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2004 gmc envoy_slt_xuv
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Discussion Starter #1
I have read a lot of posts on a "wind noise" problem. I am pretty lucky as my truck has no wind noise issues. All this work people are doing with inserting with the tubing is very confusing to me.

The door fitters in the GM assembly plants get very good, (not perfect - obviously!) by using what is called the "dollar bill test to train the fitters:

1. Place a dollar bill between the door and the seal in the area that has the wind noise.

2. Close the door on the dollar.

3. If you can slide the dollar out from between the door and the seal then you have excessive door to seal gap in that area.

4. First put the window down. Using the "knee to inner door trim panel" use two hands to bend the top of the door header inboard. By using a fair amount of strength the sheet metal will give enough to bend inboard 1/2 mm easily. A rubber mallet can also be used to beat on the door header to accomplish this but this takes way more "finesse" than most laypersons can do. Best left to experts

5. Repeat dollar bill test. If dollar bill does not slide out of a closed door you have a tight door to seal contact. If it still slides out easily repeat steps 1-4

6. Road test and repeat on other door areas as necessary.

In my 14 years of time in GM assembly plants I have never seen anyone in the plant add materials to door seals to repair a wind noise issue. Hope this works for some some the owners out there with fixing this issue.
 

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2002 chevy trailblazer_ls
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No disrespect, but I'm sure that the reason that the 'build crew' don't add tubing, etc is to the lack or real world wind noise against the windshield and the door seals while the vehicle sits stationary on the line.

This has to have been a minor design flaw that has resulted in a considerable amount of grief for a LOT of owners, myself included. I've resigned myself to the fact that I will be tone deaf in my left ear due to this incessant noise at speed.. but what do I know.. LOL.. :)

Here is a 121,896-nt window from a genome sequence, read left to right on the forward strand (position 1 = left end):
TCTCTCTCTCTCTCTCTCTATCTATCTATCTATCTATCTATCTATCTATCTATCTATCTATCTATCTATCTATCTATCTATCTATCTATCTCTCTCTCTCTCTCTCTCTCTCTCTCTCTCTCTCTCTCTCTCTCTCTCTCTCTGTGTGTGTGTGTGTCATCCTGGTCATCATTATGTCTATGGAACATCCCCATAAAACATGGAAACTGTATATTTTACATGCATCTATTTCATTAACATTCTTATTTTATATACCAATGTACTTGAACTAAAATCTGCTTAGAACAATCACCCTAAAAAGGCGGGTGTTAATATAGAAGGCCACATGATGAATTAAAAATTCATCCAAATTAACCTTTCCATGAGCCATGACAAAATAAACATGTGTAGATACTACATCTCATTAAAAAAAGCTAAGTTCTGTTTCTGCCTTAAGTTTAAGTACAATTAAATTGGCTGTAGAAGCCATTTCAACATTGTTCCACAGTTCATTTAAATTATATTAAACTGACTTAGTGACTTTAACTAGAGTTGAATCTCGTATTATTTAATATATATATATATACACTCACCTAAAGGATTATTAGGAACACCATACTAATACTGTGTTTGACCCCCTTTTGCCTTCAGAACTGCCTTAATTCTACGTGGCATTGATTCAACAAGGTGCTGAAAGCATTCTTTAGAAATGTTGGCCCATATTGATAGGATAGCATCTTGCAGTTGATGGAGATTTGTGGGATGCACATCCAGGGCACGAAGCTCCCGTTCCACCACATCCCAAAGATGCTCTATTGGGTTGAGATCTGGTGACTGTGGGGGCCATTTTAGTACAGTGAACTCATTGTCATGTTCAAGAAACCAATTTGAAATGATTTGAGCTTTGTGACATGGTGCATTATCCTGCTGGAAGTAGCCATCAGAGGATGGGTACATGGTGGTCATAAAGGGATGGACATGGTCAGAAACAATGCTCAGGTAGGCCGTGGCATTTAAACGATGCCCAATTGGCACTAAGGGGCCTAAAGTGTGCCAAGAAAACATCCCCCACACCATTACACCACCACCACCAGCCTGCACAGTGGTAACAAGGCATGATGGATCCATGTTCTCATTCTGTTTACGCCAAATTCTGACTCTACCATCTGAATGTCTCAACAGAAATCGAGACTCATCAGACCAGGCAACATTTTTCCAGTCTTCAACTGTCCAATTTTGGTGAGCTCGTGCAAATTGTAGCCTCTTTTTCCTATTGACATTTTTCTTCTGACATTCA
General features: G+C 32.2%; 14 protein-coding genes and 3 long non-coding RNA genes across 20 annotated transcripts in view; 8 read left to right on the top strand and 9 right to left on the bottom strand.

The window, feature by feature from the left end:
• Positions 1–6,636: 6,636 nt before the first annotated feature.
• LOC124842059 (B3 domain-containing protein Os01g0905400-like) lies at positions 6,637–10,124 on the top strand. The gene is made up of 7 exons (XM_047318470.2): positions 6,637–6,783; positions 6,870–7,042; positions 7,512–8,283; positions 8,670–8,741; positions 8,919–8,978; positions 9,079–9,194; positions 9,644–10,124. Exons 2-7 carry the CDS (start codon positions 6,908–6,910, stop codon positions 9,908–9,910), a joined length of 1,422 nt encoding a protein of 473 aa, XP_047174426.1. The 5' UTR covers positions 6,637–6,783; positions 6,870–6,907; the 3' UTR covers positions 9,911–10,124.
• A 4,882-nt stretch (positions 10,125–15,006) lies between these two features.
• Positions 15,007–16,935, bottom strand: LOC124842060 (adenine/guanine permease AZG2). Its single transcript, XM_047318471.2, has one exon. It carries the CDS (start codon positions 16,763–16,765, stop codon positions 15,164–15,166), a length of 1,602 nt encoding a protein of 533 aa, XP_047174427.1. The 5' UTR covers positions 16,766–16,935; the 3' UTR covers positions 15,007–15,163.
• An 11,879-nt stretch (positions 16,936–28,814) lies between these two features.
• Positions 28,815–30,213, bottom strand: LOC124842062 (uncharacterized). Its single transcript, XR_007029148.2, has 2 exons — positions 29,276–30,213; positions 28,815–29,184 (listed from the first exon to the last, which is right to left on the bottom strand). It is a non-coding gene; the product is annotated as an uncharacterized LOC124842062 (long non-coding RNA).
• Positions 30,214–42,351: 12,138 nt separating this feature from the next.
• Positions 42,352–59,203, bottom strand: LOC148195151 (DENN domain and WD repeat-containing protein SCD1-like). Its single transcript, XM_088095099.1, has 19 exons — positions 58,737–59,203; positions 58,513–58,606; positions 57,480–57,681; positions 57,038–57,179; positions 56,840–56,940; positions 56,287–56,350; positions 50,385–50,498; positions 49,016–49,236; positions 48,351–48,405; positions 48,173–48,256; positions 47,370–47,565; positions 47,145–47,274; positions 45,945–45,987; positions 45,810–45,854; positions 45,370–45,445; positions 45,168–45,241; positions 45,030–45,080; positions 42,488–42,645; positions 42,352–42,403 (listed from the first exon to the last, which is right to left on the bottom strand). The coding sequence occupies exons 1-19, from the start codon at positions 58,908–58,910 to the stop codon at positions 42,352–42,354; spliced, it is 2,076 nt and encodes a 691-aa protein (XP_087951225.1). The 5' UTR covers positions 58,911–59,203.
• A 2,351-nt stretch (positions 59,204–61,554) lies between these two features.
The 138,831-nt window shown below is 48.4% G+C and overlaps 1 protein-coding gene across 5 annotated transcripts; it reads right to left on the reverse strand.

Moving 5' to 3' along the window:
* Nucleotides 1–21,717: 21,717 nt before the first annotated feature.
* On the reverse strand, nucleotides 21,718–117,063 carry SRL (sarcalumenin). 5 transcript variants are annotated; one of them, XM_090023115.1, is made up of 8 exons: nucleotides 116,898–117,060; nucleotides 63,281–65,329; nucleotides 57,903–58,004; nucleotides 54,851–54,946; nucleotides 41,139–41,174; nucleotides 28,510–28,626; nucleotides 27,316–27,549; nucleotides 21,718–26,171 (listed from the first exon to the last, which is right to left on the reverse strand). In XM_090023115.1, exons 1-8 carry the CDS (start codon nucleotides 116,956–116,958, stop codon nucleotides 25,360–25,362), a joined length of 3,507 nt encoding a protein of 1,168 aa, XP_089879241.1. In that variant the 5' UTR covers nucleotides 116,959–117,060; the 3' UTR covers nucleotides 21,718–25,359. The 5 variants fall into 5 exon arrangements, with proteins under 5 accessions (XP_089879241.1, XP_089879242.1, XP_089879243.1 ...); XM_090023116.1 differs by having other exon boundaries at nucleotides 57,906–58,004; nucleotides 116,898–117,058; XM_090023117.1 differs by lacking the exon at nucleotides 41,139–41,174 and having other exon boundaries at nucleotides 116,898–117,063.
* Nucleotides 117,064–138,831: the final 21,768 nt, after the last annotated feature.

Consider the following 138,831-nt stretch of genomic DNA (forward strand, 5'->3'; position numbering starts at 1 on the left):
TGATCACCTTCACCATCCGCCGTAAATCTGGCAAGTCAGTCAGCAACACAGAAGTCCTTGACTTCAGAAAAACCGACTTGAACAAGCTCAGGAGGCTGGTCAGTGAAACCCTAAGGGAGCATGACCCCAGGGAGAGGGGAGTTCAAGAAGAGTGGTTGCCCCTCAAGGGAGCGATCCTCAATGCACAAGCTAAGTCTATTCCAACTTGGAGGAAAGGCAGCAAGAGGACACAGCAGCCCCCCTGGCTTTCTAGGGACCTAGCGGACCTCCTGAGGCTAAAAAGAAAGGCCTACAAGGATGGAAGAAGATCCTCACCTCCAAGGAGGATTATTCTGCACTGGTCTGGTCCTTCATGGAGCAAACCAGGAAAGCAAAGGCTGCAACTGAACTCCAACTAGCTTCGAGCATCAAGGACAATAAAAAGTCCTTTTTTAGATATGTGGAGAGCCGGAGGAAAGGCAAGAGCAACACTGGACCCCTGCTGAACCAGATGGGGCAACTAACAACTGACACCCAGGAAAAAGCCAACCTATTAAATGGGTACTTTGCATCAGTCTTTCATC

It's ANNOYING to say the least.. and I've tried pretty much everything.. but I will try the "dollar bill" test maybe tomorrow and see what the results are...
 

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2004 gmc envoy_slt
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Is it safe to say this shouldn't be done in cold weather, around freezing temperatures?
I notice the wind noise is worse in the winter, is it due to the rubber seals being stiff?
I may put it in the garage with my heater on for a while before I try this.
Thanks for the info!:thumbsup:
 

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2004 gmc envoy_slt_xuv
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Discussion Starter #4
You raise a good point, the test can be done at any temperature, but the tweeking of the door header to adjust door to seal compression should be done with the temperature of both the door and seals as close to 70 degrees as possible
 

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2005 chevy trailblazer_ls
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wow perfect timing for this thread...i saw this dollar bill test being done on 2 guy garage. once they have found the point, they tape mark and contiune arouond the whole door, examining the whole thing in one shot...at these points they then inside the weatherstripping and just put another piece of rubber behind it to cause the strippin to become thicker at this point, thus stoppin the dollar from sliding, therfor sealing the gap_ i havnt done this yet but it is a MUCH needed hour in the driveway. once the weather gets a lil better ill def be hoppin on this "mod":)
 

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2006 chevy trailblazer_ltz
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266 Posts
I have read a lot of posts on a "wind noise" problem. I am pretty lucky as my truck has no wind noise issues. All this work people are doing with inserting with the tubing is very confusing to me.

The door fitters in the GM assembly plants get very good, (not perfect - obviously!) by using what is called the "dollar bill test to train the fitters:
hello billdaman,

can you make the process with pic..
in case of anything goes worng while doing it.. can be avoided

thank you for the help:tiphat
 

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2004 gmc envoy_slt_xuv
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Discussion Starter #7
hello billdaman,

can you make the process with pic..
in case of anything goes worng while doing it.. can be avoided

thank you for the help:tiphat
Will do my best here, tough to photograph this by yourself

1. Drive vehicle and try to identify the specific area the windnoise is occuring in

2. Get a beer

[/IMG]

3. Get a crisp new bill. Open the door, place bill between door and seal

[/IMG]

4. Close door on bill



5. Tug on Bill.

[/IMG]
If it does not move seal compression is good in that area. Go to another point and repeat. If it slides easily , you need to improve seal compression in that area. NOTE: Before making adjustments make sure that the door has not "sagged" from design position. Look at the edge of the door header to see if it has the same gaps to the roof and rear or front doors as the door on the opposite side the vehicle.